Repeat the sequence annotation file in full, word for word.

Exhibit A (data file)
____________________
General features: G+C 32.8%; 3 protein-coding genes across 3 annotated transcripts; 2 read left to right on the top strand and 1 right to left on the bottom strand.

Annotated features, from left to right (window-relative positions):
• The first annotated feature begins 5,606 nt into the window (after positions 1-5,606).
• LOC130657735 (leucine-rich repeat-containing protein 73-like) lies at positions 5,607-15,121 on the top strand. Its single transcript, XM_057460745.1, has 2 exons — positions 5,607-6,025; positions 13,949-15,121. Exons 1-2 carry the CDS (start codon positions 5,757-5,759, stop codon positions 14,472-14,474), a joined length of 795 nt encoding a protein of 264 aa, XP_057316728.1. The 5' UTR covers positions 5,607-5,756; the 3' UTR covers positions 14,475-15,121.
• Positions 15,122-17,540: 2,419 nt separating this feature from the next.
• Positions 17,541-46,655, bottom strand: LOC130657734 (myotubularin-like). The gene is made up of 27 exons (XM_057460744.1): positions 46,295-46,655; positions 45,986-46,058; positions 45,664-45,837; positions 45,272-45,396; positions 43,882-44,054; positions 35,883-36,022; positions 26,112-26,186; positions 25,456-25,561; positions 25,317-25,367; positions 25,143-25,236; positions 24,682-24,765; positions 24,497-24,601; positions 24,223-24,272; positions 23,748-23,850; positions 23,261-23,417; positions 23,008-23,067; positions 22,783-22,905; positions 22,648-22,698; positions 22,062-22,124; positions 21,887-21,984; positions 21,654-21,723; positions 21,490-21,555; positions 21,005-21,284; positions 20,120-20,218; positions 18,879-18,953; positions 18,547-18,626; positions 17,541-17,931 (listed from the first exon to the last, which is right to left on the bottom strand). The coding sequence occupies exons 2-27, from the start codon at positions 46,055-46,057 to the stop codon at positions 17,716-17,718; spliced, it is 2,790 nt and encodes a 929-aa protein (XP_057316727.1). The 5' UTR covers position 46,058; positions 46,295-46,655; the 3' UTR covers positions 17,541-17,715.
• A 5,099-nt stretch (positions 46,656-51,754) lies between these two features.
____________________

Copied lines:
General features: G+C 32.8%; 3 protein-coding genes across 3 annotated transcripts; 2 read left to right on the top strand and 1 right to left on the bottom strand.

Annotated features, from left to right (window-relative positions):
• The first annotated feature begins 5,606 nt into the window (after positions 1-5,606).
• LOC130657735 (leucine-rich repeat-containing protein 73-like) lies at positions 5,607-15,121 on the top strand. Its single transcript, XM_057460745.1, has 2 exons — positions 5,607-6,025; positions 13,949-15,121. Exons 1-2 carry the CDS (start codon positions 5,757-5,759, stop codon positions 14,472-14,474), a joined length of 795 nt encoding a protein of 264 aa, XP_057316728.1. The 5' UTR covers positions 5,607-5,756; the 3' UTR covers positions 14,475-15,121.
• Positions 15,122-17,540: 2,419 nt separating this feature from the next.
• Positions 17,541-46,655, bottom strand: LOC130657734 (myotubularin-like). The gene is made up of 27 exons (XM_057460744.1): positions 46,295-46,655; positions 45,986-46,058; positions 45,664-45,837; positions 45,272-45,396; positions 43,882-44,054; positions 35,883-36,022; positions 26,112-26,186; positions 25,456-25,561; positions 25,317-25,367; positions 25,143-25,236; positions 24,682-24,765; positions 24,497-24,601; positions 24,223-24,272; positions 23,748-23,850; positions 23,261-23,417; positions 23,008-23,067; positions 22,783-22,905; positions 22,648-22,698; positions 22,062-22,124; positions 21,887-21,984; positions 21,654-21,723; positions 21,490-21,555; positions 21,005-21,284; positions 20,120-20,218; positions 18,879-18,953; positions 18,547-18,626; positions 17,541-17,931 (listed from the first exon to the last, which is right to left on the bottom strand). The coding sequence occupies exons 2-27, from the start codon at positions 46,055-46,057 to the stop codon at positions 17,716-17,718; spliced, it is 2,790 nt and encodes a 929-aa protein (XP_057316727.1). The 5' UTR covers position 46,058; positions 46,295-46,655; the 3' UTR covers positions 17,541-17,715.
• A 5,099-nt stretch (positions 46,656-51,754) lies between these two features.